Then she’s apparently lobotomized. We’re so used to the hosts coming back to life over and over again. Does this mean Clementine has been “killed off”?
Nolan: It’s a little more complicated than that. They’re physically removing part of her personality. It’s like when the NSA has a hard drive they want to get rid of. They don’t just erase it, they drill holes in it. The mind of the hosts are organized similar to a human mind, with that frontal lobe containing most of the code for her personality. So the person we know as Clementine is largely gone.
We see the train carrying Dolores and William and it’s going on and on and the park is starting to seem impossibly vast. They talk about how the park’s biggest value is in the code but I can’t help but wonder, especially since this is set in the future, wouldn’t the biggest value be in the real estate. Will it make sense to us at some point how large this place is?
Nolan: If you drive across the Western United States — and I don’t think that’s where the park is located — but if you do that … we were pretty rigorous about the scope and scale of it, about size of the park. It’s within 500 square miles. I think Ted Turner owns that much in Mexico. It’s certainly not out of the realm of possibility that a park this size would exist here in America.
Finally, a couple of host-mechanics questions I’ve wondering about, that seem like they might be increasingly relevant: Can you say how are the hosts powered? Like do they need to recharge? Do they eat?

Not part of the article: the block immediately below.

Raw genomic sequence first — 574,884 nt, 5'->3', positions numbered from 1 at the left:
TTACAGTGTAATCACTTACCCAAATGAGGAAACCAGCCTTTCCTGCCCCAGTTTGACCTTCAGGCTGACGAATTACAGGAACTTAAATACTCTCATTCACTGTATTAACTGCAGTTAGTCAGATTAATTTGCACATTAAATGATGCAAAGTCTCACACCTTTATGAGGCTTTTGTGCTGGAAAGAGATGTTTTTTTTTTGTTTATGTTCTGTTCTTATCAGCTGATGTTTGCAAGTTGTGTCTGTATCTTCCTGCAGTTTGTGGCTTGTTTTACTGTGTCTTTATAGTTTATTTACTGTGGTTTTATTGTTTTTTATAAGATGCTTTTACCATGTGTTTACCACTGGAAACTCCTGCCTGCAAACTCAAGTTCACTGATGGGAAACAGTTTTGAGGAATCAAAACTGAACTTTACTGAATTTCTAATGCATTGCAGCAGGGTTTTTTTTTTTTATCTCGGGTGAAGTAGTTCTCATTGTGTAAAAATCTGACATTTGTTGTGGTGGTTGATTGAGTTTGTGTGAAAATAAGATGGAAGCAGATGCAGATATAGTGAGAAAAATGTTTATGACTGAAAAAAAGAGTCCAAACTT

Nolan: Their construction and their power source is something we’re really going to get into during season 2. So we’d like to keep that mysterious. They’re closer to biological than they are to mechanical, but they don’t suffer brain death the same way we do. They’re largely indistinguishable from a human beings, but their brains don’t require oxygen — which opens up interesting possibilities. Their brains are not as fragile as ours. On one hand, their cognition is controllable and malleable, but on a structural level they can’t be killed in the same way you and I can. There are advantages and disadvantages to being a host. Season 2 we’ll be exploring more the nuts and bolts of what they are— as the hosts themselves are trying to understand.
More Westworld coverage: See our interview with Jeffrey Wright and check out our deep-dive recap.
Jonathan Nolan and Lisa Joy's ambitious sci-fi thriller is based on the 1973 Michael Crichton film of the same name.